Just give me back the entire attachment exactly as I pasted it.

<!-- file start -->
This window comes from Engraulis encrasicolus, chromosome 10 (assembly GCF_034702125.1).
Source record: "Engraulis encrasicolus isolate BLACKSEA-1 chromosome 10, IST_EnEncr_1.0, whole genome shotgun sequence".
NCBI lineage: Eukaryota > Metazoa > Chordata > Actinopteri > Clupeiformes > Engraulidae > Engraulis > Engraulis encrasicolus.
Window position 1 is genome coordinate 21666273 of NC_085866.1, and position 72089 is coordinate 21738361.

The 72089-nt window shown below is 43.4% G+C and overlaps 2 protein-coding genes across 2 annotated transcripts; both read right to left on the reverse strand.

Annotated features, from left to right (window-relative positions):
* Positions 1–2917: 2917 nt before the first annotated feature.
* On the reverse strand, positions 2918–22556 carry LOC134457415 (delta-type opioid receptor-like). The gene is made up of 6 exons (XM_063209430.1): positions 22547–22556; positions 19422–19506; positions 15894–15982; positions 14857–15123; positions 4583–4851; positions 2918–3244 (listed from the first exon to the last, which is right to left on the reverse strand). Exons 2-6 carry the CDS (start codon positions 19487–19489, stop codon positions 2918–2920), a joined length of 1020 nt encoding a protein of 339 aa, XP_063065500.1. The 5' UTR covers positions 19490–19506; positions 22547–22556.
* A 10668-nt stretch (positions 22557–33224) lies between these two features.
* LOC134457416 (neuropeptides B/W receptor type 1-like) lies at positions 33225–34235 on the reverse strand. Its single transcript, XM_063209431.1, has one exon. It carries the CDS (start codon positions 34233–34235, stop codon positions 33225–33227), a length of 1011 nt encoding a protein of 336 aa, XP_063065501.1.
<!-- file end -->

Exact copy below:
This window comes from Engraulis encrasicolus, chromosome 10 (assembly GCF_034702125.1).
Source record: "Engraulis encrasicolus isolate BLACKSEA-1 chromosome 10, IST_EnEncr_1.0, whole genome shotgun sequence".
NCBI lineage: Eukaryota > Metazoa > Chordata > Actinopteri > Clupeiformes > Engraulidae > Engraulis > Engraulis encrasicolus.
Window position 1 is genome coordinate 21666273 of NC_085866.1, and position 72089 is coordinate 21738361.

The 72089-nt window shown below is 43.4% G+C and overlaps 2 protein-coding genes across 2 annotated transcripts; both read right to left on the reverse strand.

Annotated features, from left to right (window-relative positions):
* Positions 1–2917: 2917 nt before the first annotated feature.
* On the reverse strand, positions 2918–22556 carry LOC134457415 (delta-type opioid receptor-like). The gene is made up of 6 exons (XM_063209430.1): positions 22547–22556; positions 19422–19506; positions 15894–15982; positions 14857–15123; positions 4583–4851; positions 2918–3244 (listed from the first exon to the last, which is right to left on the reverse strand). Exons 2-6 carry the CDS (start codon positions 19487–19489, stop codon positions 2918–2920), a joined length of 1020 nt encoding a protein of 339 aa, XP_063065500.1. The 5' UTR covers positions 19490–19506; positions 22547–22556.
* A 10668-nt stretch (positions 22557–33224) lies between these two features.
* LOC134457416 (neuropeptides B/W receptor type 1-like) lies at positions 33225–34235 on the reverse strand. Its single transcript, XM_063209431.1, has one exon. It carries the CDS (start codon positions 34233–34235, stop codon positions 33225–33227), a length of 1011 nt encoding a protein of 336 aa, XP_063065501.1.